Abbey sights in Normandy
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The Mont's major attraction is the stunning architectural ensemble of the Abbaye du Mont St-Michel, towards which you'll be swept by a human tide ascending the Grande Rue and a steep stairway. From Monday to Saturday in July and August, there are illuminated nocturnes (night-time visits) with music from 7pm to 10pm.
Most rooms can be visited without a guide but it's worth taking the one-hour tour, included in the ticket price. The frequency of English tours ranges from twice a day (11am and 3pm) in the dead of winter to hourly in summer; the last leaves at least 1½ hours before closing time. Audioguides (one for €4.50, two for €6) are available in six languages. Don't…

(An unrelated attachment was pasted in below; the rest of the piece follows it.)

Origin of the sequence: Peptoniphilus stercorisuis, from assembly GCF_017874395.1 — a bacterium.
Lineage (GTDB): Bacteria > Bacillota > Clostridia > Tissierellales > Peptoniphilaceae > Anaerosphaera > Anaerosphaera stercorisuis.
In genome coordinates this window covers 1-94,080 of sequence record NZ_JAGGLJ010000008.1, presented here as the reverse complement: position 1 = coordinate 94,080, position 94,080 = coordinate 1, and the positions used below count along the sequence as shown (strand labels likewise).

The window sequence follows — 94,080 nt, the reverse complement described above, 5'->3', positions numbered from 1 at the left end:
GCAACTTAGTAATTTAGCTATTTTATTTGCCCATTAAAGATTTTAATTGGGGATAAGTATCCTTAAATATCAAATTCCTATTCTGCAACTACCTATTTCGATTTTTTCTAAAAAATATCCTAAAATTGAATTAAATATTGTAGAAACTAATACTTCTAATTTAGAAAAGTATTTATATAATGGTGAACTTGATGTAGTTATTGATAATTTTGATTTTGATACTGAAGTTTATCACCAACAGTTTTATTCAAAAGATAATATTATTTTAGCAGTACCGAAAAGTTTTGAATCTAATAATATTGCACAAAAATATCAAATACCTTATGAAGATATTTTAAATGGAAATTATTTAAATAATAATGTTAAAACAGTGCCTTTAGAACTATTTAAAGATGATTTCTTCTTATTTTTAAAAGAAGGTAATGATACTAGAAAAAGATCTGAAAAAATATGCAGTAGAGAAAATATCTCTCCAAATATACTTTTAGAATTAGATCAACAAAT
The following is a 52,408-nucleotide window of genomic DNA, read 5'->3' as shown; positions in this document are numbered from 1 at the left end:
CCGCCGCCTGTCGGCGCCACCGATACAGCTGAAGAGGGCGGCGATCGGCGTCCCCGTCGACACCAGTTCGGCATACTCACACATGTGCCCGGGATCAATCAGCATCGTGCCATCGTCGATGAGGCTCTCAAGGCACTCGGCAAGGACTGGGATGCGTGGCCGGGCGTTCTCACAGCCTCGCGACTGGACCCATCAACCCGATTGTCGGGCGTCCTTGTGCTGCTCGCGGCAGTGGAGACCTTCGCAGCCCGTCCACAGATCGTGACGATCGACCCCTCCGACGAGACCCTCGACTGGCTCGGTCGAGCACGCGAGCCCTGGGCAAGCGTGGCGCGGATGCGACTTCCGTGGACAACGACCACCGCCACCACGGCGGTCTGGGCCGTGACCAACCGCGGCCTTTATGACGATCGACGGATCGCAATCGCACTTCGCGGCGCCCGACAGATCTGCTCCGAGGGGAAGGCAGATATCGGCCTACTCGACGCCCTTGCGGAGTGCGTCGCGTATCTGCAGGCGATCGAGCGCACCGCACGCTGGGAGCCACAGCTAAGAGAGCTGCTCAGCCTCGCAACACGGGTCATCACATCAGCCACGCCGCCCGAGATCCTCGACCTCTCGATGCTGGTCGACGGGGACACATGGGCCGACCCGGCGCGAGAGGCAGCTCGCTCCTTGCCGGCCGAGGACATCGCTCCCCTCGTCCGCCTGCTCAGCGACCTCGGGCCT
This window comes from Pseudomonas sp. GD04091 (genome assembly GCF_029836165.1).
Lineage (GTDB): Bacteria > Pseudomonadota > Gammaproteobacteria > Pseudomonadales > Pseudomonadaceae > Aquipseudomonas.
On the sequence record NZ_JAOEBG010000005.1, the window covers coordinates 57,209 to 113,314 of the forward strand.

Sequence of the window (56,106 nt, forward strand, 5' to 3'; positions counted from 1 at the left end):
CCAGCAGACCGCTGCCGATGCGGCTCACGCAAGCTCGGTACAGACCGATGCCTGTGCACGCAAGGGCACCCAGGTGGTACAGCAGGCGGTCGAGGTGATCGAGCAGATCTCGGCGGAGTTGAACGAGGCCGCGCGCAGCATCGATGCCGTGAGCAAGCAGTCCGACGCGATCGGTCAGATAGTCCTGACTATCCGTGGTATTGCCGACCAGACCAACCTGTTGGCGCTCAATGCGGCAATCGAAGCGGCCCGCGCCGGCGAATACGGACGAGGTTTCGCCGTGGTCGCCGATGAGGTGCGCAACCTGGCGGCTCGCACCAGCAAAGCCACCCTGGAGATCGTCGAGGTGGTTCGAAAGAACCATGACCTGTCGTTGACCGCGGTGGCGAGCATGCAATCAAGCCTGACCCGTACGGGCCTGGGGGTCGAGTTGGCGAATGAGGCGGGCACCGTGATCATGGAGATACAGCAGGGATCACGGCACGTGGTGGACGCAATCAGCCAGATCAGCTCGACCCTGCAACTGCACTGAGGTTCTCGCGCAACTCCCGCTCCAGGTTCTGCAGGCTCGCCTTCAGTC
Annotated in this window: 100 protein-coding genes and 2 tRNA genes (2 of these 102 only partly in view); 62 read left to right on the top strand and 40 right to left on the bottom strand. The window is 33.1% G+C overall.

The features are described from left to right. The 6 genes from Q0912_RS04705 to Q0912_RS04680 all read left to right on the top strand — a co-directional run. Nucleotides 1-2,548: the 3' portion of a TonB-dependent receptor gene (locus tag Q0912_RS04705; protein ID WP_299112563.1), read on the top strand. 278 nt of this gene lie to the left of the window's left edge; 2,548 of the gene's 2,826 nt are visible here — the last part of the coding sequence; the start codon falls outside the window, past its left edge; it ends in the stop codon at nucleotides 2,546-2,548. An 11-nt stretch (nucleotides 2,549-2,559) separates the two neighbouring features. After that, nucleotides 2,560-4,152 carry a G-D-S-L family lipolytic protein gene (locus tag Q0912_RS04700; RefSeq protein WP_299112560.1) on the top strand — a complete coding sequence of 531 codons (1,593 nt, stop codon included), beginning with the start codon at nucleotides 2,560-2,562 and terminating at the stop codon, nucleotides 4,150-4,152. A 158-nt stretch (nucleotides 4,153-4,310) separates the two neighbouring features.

Caen's two Romanesque abbeys were founded in the mid-11th century by William the Conqueror and his wife, Matilda of Flanders, as part of a deal in which the Church pardoned these fifth cousins for having semi-incestuously married each other. With its magnificent and multiturreted Église St-Étienne, the Abbaye aux Hommes is near the western end of rue Écuyère. This was William's final resting place, though the original tomb was destroyed by a 16th-century Calvinist mob and, in 1793, by fevered Revolutionaries – a solitary thighbone is all that's left of Will's mortal remains. Today, the 18th-century convent buildings house the town hall, and tours of the abbey run at…
The counterpoint of the Abbaye aux Hommes is the Abbaye aux Dames at the eastern end of rue des Chanoines. The complex includes the Église de la Trinité. Look for Matilda's tomb behind the main altar and for the striking pink stained-glass windows beyond. Free twice-daily tours take you through the interior in some detail, though you can snoop around yourself at other times outside of Mass.